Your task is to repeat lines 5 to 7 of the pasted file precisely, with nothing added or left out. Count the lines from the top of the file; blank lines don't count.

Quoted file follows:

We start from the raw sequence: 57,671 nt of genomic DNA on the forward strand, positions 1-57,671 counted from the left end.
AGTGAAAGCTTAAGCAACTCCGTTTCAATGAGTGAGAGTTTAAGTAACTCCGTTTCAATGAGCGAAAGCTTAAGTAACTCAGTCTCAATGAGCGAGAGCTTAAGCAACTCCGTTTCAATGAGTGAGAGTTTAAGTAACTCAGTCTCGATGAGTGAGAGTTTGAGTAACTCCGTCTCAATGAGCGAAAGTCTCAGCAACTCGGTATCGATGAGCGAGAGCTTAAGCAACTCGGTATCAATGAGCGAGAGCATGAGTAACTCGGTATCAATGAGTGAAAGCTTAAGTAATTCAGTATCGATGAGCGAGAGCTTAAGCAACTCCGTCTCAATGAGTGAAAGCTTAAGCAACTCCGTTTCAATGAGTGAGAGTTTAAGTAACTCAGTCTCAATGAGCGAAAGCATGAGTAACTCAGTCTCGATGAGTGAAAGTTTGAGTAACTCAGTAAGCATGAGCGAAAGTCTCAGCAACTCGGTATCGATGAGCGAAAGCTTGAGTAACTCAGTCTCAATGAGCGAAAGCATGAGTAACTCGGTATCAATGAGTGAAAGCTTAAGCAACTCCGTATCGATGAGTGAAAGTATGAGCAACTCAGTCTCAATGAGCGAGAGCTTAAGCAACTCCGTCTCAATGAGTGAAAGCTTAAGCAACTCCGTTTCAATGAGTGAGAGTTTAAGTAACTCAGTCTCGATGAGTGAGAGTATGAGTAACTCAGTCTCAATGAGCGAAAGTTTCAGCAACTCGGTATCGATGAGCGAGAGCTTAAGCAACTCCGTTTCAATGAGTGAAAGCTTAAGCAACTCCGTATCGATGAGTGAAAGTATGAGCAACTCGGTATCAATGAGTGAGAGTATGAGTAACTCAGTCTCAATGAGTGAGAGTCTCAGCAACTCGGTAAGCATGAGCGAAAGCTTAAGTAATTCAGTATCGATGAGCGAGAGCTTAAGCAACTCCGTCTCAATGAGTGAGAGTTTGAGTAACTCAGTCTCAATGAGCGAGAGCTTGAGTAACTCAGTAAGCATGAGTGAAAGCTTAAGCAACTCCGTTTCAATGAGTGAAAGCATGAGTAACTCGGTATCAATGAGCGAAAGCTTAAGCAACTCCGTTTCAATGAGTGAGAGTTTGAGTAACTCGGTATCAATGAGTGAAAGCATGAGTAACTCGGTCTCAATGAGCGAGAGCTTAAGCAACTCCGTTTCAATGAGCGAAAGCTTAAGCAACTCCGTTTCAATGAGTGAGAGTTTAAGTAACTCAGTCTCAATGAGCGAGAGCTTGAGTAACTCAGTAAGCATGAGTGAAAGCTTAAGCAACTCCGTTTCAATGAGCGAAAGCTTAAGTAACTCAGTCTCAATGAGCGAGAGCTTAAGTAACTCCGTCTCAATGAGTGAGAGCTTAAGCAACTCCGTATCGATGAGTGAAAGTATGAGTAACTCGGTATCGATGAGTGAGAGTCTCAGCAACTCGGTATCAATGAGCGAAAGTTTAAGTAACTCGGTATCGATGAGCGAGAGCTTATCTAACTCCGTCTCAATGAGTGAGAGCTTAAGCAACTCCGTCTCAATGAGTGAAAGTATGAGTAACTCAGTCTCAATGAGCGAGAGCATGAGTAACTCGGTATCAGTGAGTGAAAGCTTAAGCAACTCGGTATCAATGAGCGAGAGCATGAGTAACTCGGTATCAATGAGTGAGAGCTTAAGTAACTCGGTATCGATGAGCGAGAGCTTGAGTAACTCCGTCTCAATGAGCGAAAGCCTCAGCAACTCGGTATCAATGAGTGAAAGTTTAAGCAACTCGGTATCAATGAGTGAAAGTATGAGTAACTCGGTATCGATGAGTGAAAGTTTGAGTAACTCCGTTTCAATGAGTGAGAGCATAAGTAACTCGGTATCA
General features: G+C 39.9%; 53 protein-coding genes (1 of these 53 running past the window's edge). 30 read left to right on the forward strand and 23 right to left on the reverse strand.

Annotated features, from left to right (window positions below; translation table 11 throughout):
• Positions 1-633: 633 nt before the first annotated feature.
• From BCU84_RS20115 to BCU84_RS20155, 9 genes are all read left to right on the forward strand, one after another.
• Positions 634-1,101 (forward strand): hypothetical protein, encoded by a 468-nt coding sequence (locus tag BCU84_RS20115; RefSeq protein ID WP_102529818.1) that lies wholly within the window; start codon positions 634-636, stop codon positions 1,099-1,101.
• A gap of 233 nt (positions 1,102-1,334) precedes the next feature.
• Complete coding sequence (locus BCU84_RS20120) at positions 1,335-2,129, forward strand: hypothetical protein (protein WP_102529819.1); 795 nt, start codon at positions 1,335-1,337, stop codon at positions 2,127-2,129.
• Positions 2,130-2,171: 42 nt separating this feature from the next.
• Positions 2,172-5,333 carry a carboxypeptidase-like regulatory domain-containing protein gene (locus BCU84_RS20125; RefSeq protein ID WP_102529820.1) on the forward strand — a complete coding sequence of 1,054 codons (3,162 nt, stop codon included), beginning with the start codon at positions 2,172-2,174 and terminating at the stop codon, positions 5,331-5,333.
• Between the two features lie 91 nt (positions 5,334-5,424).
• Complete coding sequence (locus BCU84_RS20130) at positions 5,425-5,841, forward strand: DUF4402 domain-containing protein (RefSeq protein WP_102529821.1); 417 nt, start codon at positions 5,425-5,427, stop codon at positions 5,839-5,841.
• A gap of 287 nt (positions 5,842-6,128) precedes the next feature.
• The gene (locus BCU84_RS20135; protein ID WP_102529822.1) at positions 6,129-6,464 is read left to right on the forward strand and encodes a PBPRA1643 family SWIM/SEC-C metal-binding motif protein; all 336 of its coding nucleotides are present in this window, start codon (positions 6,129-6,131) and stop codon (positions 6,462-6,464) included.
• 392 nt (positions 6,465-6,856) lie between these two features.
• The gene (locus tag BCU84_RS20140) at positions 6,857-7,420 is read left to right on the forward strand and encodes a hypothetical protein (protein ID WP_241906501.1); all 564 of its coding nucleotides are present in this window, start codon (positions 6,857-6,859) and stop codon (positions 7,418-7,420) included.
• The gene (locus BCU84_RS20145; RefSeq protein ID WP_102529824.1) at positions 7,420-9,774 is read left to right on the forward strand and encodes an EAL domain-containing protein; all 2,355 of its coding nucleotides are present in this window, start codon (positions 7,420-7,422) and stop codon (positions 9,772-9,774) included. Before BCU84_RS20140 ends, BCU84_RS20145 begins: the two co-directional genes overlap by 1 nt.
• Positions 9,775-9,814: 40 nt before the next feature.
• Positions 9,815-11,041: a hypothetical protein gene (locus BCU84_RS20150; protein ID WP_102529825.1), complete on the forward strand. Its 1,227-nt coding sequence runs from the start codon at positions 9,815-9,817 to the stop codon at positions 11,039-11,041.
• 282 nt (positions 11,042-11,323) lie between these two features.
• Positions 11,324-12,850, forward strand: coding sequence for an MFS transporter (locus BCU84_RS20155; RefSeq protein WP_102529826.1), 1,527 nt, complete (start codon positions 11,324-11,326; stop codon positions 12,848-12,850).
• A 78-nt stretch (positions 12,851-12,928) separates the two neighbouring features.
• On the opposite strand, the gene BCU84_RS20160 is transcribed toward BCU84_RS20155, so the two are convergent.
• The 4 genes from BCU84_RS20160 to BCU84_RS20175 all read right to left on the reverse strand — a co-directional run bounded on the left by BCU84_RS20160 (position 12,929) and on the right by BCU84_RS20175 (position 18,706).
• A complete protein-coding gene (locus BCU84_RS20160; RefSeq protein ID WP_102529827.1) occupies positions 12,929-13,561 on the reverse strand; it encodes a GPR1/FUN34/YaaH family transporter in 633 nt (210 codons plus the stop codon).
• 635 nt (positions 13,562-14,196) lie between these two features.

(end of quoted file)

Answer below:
• Positions 1-633: 633 nt before the first annotated feature.
• From BCU84_RS20115 to BCU84_RS20155, 9 genes are all read left to right on the forward strand, one after another.
• Positions 634-1,101 (forward strand): hypothetical protein, encoded by a 468-nt coding sequence (locus tag BCU84_RS20115; RefSeq protein ID WP_102529818.1) that lies wholly within the window; start codon positions 634-636, stop codon positions 1,099-1,101.